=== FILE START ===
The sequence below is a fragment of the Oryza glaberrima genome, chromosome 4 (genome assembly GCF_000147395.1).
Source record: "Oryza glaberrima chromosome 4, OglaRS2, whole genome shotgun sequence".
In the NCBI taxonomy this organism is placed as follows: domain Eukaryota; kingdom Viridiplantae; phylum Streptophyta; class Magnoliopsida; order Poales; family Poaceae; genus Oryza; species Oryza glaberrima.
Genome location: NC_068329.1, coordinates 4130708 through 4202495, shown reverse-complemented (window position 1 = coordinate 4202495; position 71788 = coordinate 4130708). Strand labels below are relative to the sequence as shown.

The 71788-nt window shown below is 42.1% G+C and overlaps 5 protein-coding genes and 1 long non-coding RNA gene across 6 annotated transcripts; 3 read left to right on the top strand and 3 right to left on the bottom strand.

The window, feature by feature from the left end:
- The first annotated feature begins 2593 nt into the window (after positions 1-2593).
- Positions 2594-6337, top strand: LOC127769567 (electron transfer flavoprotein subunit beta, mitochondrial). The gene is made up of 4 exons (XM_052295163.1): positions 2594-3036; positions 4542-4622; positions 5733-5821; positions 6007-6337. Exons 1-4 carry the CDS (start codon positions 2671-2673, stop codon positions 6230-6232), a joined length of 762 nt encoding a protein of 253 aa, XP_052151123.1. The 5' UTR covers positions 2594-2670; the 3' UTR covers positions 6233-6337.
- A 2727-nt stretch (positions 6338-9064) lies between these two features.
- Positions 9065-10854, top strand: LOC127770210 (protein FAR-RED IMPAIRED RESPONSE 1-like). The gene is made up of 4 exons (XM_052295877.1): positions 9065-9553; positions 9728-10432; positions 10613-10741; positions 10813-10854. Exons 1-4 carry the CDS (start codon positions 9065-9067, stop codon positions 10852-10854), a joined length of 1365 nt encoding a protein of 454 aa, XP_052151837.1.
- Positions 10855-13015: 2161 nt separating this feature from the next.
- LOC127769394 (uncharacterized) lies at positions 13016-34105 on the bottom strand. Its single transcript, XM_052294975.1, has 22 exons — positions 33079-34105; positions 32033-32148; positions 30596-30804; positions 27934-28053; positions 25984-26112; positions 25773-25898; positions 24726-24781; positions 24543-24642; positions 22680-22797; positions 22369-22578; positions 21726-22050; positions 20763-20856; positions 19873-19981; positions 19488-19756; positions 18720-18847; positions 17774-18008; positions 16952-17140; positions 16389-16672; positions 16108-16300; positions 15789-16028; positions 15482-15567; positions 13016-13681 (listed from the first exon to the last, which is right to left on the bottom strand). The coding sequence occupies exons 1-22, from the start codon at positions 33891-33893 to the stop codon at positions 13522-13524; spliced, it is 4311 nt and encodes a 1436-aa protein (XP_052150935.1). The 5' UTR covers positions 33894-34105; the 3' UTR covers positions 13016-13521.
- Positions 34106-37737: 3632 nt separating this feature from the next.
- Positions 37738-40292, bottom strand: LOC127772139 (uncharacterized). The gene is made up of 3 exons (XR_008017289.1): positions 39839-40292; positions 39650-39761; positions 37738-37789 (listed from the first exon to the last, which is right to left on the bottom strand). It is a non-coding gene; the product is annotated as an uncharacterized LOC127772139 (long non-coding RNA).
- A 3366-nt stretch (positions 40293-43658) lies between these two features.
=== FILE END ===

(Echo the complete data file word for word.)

The sequence below is a fragment of the Oryza glaberrima genome, chromosome 4 (genome assembly GCF_000147395.1).
Source record: "Oryza glaberrima chromosome 4, OglaRS2, whole genome shotgun sequence".
In the NCBI taxonomy this organism is placed as follows: domain Eukaryota; kingdom Viridiplantae; phylum Streptophyta; class Magnoliopsida; order Poales; family Poaceae; genus Oryza; species Oryza glaberrima.
Genome location: NC_068329.1, coordinates 4130708 through 4202495, shown reverse-complemented (window position 1 = coordinate 4202495; position 71788 = coordinate 4130708). Strand labels below are relative to the sequence as shown.

The 71788-nt window shown below is 42.1% G+C and overlaps 5 protein-coding genes and 1 long non-coding RNA gene across 6 annotated transcripts; 3 read left to right on the top strand and 3 right to left on the bottom strand.

The window, feature by feature from the left end:
- The first annotated feature begins 2593 nt into the window (after positions 1-2593).
- Positions 2594-6337, top strand: LOC127769567 (electron transfer flavoprotein subunit beta, mitochondrial). The gene is made up of 4 exons (XM_052295163.1): positions 2594-3036; positions 4542-4622; positions 5733-5821; positions 6007-6337. Exons 1-4 carry the CDS (start codon positions 2671-2673, stop codon positions 6230-6232), a joined length of 762 nt encoding a protein of 253 aa, XP_052151123.1. The 5' UTR covers positions 2594-2670; the 3' UTR covers positions 6233-6337.
- A 2727-nt stretch (positions 6338-9064) lies between these two features.
- Positions 9065-10854, top strand: LOC127770210 (protein FAR-RED IMPAIRED RESPONSE 1-like). The gene is made up of 4 exons (XM_052295877.1): positions 9065-9553; positions 9728-10432; positions 10613-10741; positions 10813-10854. Exons 1-4 carry the CDS (start codon positions 9065-9067, stop codon positions 10852-10854), a joined length of 1365 nt encoding a protein of 454 aa, XP_052151837.1.
- Positions 10855-13015: 2161 nt separating this feature from the next.
- LOC127769394 (uncharacterized) lies at positions 13016-34105 on the bottom strand. Its single transcript, XM_052294975.1, has 22 exons — positions 33079-34105; positions 32033-32148; positions 30596-30804; positions 27934-28053; positions 25984-26112; positions 25773-25898; positions 24726-24781; positions 24543-24642; positions 22680-22797; positions 22369-22578; positions 21726-22050; positions 20763-20856; positions 19873-19981; positions 19488-19756; positions 18720-18847; positions 17774-18008; positions 16952-17140; positions 16389-16672; positions 16108-16300; positions 15789-16028; positions 15482-15567; positions 13016-13681 (listed from the first exon to the last, which is right to left on the bottom strand). The coding sequence occupies exons 1-22, from the start codon at positions 33891-33893 to the stop codon at positions 13522-13524; spliced, it is 4311 nt and encodes a 1436-aa protein (XP_052150935.1). The 5' UTR covers positions 33894-34105; the 3' UTR covers positions 13016-13521.
- Positions 34106-37737: 3632 nt separating this feature from the next.
- Positions 37738-40292, bottom strand: LOC127772139 (uncharacterized). The gene is made up of 3 exons (XR_008017289.1): positions 39839-40292; positions 39650-39761; positions 37738-37789 (listed from the first exon to the last, which is right to left on the bottom strand). It is a non-coding gene; the product is annotated as an uncharacterized LOC127772139 (long non-coding RNA).
- A 3366-nt stretch (positions 40293-43658) lies between these two features.